5 Money Mistakes You Might Be Making

Everyone makes money mistakes but if we don’t learn from them there is a chance that we will continue doing them. Often the worst money mistakes are the simplest, the ones we do in our everyday life without noticing. In this post we will break down the most common money mistakes we have done in our lives.

  1. Not saving enough

There is an old saying that goes: “If you make a lot, save a lot. If you make a little, save a little.” A big percentage of people are not saving enough and we know well that is full with unexpected surprises. Paying yourself should be your first priority when you receive your salary. Ideally, 10% to 15% of your income should be going into a saving account. If you are behind your funding goals, you probably should save even more.

  1. Going without a budget

If you and your family want some financial security, budgeting is the way to go. A clear budget helps you understand your long term goals and work towards them. Budgeting also makes you map out your monthly or yearly goals, save your money, keep track of your progress and make your dreams a reality.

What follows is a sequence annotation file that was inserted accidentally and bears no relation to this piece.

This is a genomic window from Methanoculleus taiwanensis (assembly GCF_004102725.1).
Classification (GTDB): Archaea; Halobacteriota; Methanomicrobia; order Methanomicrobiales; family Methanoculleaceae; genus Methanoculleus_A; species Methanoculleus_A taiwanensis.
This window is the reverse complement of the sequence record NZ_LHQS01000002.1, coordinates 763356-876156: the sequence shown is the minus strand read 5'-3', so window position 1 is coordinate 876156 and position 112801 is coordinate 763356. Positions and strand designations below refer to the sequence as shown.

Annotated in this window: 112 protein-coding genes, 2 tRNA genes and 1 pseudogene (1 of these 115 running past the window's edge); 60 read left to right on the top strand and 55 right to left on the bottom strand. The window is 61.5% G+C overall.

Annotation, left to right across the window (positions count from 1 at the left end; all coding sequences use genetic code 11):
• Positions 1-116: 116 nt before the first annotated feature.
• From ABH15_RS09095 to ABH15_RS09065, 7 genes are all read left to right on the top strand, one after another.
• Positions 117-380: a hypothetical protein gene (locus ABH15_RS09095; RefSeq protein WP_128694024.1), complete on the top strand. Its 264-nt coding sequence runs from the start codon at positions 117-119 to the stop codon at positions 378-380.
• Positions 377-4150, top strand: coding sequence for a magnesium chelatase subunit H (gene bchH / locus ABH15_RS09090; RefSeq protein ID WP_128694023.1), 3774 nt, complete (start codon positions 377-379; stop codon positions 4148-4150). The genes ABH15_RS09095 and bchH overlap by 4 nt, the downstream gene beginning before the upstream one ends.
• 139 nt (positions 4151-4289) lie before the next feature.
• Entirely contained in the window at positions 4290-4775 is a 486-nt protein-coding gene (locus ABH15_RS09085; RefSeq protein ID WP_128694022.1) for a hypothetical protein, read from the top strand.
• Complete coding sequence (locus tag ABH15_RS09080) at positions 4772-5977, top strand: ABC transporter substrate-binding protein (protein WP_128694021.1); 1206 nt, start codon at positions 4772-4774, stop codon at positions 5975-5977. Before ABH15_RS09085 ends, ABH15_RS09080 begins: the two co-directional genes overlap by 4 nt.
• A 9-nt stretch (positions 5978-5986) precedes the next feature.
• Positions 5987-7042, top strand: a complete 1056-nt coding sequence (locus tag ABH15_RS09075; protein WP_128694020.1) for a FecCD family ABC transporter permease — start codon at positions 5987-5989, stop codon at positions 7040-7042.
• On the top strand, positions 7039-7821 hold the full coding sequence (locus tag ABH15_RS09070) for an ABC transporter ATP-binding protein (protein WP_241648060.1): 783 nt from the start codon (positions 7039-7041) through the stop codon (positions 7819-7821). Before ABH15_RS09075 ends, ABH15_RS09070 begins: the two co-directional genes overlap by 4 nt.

Building a budget forces you to take a closer look at your spending habits and focus on the things you really need.

  1. Getting behind on your payments

When you fall behind on your bill or debt payment it can be an extremely stressful situation. Each month , your aim should be to make on-time payments in full because failing to do so will impact your credit score in the future. One way to avoid that is to enrol in auto pay or direct debit. This will save time, money and frustration.

  1. You pay too many fees and subscriptions

When was the last time you made a check on your subscriptions. Are you paying for a gym membership that you don’t even use? Have you forgotten to stop that free trial? Take a look at your bank statements and note down the subscriptions you’re spending money on. You might find a service that you don’t use but you’re still paying the fee for.

  1. Skipping the retirement savings

We don’t really think about retirement when we are in our 20s and perhaps even our 30s. But according to financial experts a person in their 30s has the tremendous opportunity to get the  benefits of compound interest, where even small amounts invested can grow large over enough time. The earlier you start saving, the less you have to save.

 


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